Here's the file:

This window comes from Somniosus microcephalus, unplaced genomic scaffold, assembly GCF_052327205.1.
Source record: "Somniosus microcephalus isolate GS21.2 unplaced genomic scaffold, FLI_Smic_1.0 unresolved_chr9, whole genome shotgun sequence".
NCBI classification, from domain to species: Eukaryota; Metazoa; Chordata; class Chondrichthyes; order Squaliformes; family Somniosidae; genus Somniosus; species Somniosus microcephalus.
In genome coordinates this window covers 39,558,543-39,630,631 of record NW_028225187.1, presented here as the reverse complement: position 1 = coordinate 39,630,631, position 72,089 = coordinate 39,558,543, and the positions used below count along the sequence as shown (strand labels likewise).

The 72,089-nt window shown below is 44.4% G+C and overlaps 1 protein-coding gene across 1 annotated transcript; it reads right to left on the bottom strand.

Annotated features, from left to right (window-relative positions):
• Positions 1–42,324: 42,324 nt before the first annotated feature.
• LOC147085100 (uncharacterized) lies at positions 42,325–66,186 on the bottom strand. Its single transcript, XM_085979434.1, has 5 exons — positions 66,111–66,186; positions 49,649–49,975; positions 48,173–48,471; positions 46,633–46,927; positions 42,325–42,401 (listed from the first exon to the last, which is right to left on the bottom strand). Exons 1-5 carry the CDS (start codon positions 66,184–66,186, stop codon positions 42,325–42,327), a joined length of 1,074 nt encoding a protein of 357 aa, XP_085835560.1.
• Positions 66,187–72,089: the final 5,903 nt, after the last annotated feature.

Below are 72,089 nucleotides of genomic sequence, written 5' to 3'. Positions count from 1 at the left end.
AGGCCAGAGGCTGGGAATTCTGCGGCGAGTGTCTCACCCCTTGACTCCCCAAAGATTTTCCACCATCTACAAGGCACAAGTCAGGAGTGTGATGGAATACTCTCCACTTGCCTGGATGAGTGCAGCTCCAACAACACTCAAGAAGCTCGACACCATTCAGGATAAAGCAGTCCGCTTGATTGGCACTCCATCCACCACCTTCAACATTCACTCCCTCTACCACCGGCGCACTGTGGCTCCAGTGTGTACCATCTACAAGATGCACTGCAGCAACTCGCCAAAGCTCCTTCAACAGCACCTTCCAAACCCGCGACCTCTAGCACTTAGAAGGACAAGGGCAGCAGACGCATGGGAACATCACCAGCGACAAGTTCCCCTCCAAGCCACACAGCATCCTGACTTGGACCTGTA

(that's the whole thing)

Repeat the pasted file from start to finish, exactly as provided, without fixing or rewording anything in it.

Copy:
This window comes from Somniosus microcephalus, unplaced genomic scaffold, assembly GCF_052327205.1.
Source record: "Somniosus microcephalus isolate GS21.2 unplaced genomic scaffold, FLI_Smic_1.0 unresolved_chr9, whole genome shotgun sequence".
NCBI classification, from domain to species: Eukaryota; Metazoa; Chordata; class Chondrichthyes; order Squaliformes; family Somniosidae; genus Somniosus; species Somniosus microcephalus.
In genome coordinates this window covers 39,558,543-39,630,631 of record NW_028225187.1, presented here as the reverse complement: position 1 = coordinate 39,630,631, position 72,089 = coordinate 39,558,543, and the positions used below count along the sequence as shown (strand labels likewise).

The 72,089-nt window shown below is 44.4% G+C and overlaps 1 protein-coding gene across 1 annotated transcript; it reads right to left on the bottom strand.

Annotated features, from left to right (window-relative positions):
• Positions 1–42,324: 42,324 nt before the first annotated feature.
• LOC147085100 (uncharacterized) lies at positions 42,325–66,186 on the bottom strand. Its single transcript, XM_085979434.1, has 5 exons — positions 66,111–66,186; positions 49,649–49,975; positions 48,173–48,471; positions 46,633–46,927; positions 42,325–42,401 (listed from the first exon to the last, which is right to left on the bottom strand). Exons 1-5 carry the CDS (start codon positions 66,184–66,186, stop codon positions 42,325–42,327), a joined length of 1,074 nt encoding a protein of 357 aa, XP_085835560.1.
• Positions 66,187–72,089: the final 5,903 nt, after the last annotated feature.

Below are 72,089 nucleotides of genomic sequence, written 5' to 3'. Positions count from 1 at the left end.
AGGCCAGAGGCTGGGAATTCTGCGGCGAGTGTCTCACCCCTTGACTCCCCAAAGATTTTCCACCATCTACAAGGCACAAGTCAGGAGTGTGATGGAATACTCTCCACTTGCCTGGATGAGTGCAGCTCCAACAACACTCAAGAAGCTCGACACCATTCAGGATAAAGCAGTCCGCTTGATTGGCACTCCATCCACCACCTTCAACATTCACTCCCTCTACCACCGGCGCACTGTGGCTCCAGTGTGTACCATCTACAAGATGCACTGCAGCAACTCGCCAAAGCTCCTTCAACAGCACCTTCCAAACCCGCGACCTCTAGCACTTAGAAGGACAAGGGCAGCAGACGCATGGGAACATCACCAGCGACAAGTTCCCCTCCAAGCCACACAGCATCCTGACTTGGACCTGTA